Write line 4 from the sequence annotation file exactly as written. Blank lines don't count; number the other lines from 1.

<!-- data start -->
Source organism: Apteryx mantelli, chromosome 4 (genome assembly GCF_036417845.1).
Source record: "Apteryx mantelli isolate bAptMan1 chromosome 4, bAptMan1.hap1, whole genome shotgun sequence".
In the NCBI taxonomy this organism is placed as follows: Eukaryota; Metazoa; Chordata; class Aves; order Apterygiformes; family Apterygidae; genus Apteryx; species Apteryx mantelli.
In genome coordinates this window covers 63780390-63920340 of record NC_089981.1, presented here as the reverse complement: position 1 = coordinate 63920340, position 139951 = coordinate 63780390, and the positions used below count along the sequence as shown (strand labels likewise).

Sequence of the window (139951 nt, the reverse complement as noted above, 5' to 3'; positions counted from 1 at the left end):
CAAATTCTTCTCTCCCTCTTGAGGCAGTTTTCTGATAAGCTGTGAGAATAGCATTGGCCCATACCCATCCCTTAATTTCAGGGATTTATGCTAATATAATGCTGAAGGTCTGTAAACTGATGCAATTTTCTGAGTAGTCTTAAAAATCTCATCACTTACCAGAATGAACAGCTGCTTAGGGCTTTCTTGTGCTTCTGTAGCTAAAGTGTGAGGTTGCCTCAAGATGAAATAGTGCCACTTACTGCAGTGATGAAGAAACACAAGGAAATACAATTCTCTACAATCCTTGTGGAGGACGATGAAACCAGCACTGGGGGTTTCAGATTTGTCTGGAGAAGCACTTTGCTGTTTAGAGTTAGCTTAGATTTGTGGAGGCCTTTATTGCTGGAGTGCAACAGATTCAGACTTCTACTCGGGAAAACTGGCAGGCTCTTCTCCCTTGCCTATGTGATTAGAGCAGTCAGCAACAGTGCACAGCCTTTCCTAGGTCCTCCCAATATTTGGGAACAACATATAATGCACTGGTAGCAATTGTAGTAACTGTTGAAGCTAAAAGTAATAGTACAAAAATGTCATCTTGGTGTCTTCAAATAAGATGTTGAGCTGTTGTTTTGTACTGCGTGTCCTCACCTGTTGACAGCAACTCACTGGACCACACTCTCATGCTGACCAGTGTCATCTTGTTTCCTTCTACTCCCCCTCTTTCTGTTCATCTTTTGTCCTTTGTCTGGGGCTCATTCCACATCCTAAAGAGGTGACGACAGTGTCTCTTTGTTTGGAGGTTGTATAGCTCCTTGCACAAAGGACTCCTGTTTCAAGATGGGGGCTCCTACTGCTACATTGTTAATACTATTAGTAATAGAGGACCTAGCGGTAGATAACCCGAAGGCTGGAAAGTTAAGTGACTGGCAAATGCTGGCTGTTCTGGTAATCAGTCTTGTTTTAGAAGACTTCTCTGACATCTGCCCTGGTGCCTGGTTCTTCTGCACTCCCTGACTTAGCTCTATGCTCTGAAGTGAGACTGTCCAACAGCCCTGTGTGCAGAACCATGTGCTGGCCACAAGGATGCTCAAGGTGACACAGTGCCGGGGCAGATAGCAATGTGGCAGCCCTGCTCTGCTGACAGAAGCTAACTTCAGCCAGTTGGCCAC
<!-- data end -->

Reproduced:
In genome coordinates this window covers 63780390-63920340 of record NC_089981.1, presented here as the reverse complement: position 1 = coordinate 63920340, position 139951 = coordinate 63780390, and the positions used below count along the sequence as shown (strand labels likewise).